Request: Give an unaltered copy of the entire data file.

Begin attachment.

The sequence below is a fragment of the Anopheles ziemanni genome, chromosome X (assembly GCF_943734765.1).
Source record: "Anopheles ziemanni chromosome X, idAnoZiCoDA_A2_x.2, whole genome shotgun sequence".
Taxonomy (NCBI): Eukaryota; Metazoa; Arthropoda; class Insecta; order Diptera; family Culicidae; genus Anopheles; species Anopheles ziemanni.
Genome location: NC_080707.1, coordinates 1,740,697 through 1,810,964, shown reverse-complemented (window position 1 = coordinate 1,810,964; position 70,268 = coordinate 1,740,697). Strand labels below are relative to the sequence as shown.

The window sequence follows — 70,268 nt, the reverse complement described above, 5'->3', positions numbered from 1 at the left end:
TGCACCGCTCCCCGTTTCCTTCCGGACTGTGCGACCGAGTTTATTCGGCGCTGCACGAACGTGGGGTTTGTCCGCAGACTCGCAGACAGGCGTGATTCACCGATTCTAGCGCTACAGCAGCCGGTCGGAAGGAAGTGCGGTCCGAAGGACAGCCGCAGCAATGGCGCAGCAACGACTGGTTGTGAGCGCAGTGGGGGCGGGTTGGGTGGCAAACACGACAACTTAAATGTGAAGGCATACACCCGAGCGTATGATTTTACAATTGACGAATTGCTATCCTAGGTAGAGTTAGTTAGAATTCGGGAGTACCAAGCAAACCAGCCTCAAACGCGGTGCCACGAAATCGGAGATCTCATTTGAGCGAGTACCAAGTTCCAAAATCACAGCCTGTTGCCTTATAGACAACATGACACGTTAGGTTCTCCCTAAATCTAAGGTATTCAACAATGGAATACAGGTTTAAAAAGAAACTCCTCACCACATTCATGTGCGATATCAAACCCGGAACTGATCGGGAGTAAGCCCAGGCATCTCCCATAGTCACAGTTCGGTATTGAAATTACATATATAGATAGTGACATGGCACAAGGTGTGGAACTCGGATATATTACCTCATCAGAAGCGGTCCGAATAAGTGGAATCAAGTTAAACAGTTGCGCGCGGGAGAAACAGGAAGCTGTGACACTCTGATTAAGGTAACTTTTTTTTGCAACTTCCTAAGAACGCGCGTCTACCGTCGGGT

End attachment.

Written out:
The sequence below is a fragment of the Anopheles ziemanni genome, chromosome X (assembly GCF_943734765.1).
Source record: "Anopheles ziemanni chromosome X, idAnoZiCoDA_A2_x.2, whole genome shotgun sequence".
Taxonomy (NCBI): Eukaryota; Metazoa; Arthropoda; class Insecta; order Diptera; family Culicidae; genus Anopheles; species Anopheles ziemanni.
Genome location: NC_080707.1, coordinates 1,740,697 through 1,810,964, shown reverse-complemented (window position 1 = coordinate 1,810,964; position 70,268 = coordinate 1,740,697). Strand labels below are relative to the sequence as shown.

The window sequence follows — 70,268 nt, the reverse complement described above, 5'->3', positions numbered from 1 at the left end:
TGCACCGCTCCCCGTTTCCTTCCGGACTGTGCGACCGAGTTTATTCGGCGCTGCACGAACGTGGGGTTTGTCCGCAGACTCGCAGACAGGCGTGATTCACCGATTCTAGCGCTACAGCAGCCGGTCGGAAGGAAGTGCGGTCCGAAGGACAGCCGCAGCAATGGCGCAGCAACGACTGGTTGTGAGCGCAGTGGGGGCGGGTTGGGTGGCAAACACGACAACTTAAATGTGAAGGCATACACCCGAGCGTATGATTTTACAATTGACGAATTGCTATCCTAGGTAGAGTTAGTTAGAATTCGGGAGTACCAAGCAAACCAGCCTCAAACGCGGTGCCACGAAATCGGAGATCTCATTTGAGCGAGTACCAAGTTCCAAAATCACAGCCTGTTGCCTTATAGACAACATGACACGTTAGGTTCTCCCTAAATCTAAGGTATTCAACAATGGAATACAGGTTTAAAAAGAAACTCCTCACCACATTCATGTGCGATATCAAACCCGGAACTGATCGGGAGTAAGCCCAGGCATCTCCCATAGTCACAGTTCGGTATTGAAATTACATATATAGATAGTGACATGGCACAAGGTGTGGAACTCGGATATATTACCTCATCAGAAGCGGTCCGAATAAGTGGAATCAAGTTAAACAGTTGCGCGCGGGAGAAACAGGAAGCTGTGACACTCTGATTAAGGTAACTTTTTTTTGCAACTTCCTAAGAACGCGCGTCTACCGTCGGGT